I faced an unimagined reality: I would need to birth a baby that was dead.
I’m hopeful that I will one day figure out a way for Caleb to be part of my public life.
I just don’t want people to dismiss our first son.
Hopefully my learnings can ease your mind and give you a little bit of hope.
Before it was a nursery staple, it was a way for Robert Munsch to grieve.
My miracle came beautifully wrapped up in a feeble baby boy who fit perfectly in my arms. He was tiny and his life so very brief. But he is no less a miracle. He is my miracle. And I will never stop believing in the power and hope that continues to manifests in his life.
Few situations highlight our inability to fix and make better more starkly than the loss of a baby. Medical professionals treating a family affected by miscarriage or stillbirth are faced not only with the inability to fix or heal the baby who has died, but also uncertainty about how to respond to the grieving parents.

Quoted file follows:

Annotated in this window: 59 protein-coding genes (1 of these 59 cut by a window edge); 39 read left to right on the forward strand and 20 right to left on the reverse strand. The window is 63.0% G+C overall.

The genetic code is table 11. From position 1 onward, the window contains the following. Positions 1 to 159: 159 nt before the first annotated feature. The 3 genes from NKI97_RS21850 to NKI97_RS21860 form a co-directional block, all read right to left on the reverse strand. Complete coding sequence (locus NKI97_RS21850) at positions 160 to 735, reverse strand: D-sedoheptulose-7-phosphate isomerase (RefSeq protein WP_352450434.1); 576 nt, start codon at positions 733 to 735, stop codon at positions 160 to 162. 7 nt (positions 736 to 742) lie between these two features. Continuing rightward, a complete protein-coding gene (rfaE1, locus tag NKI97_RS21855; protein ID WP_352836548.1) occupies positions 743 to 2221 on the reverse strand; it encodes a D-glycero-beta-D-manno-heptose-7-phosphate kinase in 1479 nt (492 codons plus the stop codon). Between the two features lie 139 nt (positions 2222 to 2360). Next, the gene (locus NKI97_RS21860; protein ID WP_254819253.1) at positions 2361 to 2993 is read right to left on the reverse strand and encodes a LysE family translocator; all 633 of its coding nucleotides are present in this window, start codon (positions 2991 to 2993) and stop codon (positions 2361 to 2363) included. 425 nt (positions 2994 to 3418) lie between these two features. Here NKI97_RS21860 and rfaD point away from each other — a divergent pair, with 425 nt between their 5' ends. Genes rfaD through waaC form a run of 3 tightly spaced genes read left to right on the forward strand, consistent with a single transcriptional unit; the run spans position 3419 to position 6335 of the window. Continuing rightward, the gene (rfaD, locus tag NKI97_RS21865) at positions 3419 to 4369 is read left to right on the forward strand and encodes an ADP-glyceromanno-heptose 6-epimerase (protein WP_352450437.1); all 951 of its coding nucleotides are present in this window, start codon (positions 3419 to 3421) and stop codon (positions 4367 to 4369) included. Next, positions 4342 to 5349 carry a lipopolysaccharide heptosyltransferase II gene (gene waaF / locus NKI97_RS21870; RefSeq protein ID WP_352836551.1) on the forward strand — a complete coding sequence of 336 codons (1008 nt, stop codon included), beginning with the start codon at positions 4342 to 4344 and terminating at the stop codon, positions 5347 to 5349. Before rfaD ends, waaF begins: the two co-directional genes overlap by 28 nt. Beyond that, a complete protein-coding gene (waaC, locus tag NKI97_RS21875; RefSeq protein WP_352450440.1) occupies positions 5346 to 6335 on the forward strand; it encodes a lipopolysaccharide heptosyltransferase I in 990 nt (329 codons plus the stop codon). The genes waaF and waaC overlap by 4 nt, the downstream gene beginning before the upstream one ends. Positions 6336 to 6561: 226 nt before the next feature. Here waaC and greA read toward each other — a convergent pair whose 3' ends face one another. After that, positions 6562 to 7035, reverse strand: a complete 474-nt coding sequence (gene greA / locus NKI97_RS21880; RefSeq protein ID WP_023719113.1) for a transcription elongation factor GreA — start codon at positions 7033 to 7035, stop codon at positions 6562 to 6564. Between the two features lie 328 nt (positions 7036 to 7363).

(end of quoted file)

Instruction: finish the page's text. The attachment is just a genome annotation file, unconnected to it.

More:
When the doctor confirmed my worst suspicions and slowly helped me up from the exam table, I asked, "What happens now? Do I need to have a D&C?" He shook his head no. "You'll need to deliver." With those words, I was transported into a "through the looking glass" world where life as it was supposed to be was turned on its head.
"Every time you feel frustrated and want to run away, please remember my story."
Don't minimize the precious child she has lost by saying she can always have another child, she was "only" at 10 weeks, or at least she has another child. She is grieving a life that lived inside of her -- for however short a time -- and that life and loss deserves honor and respect.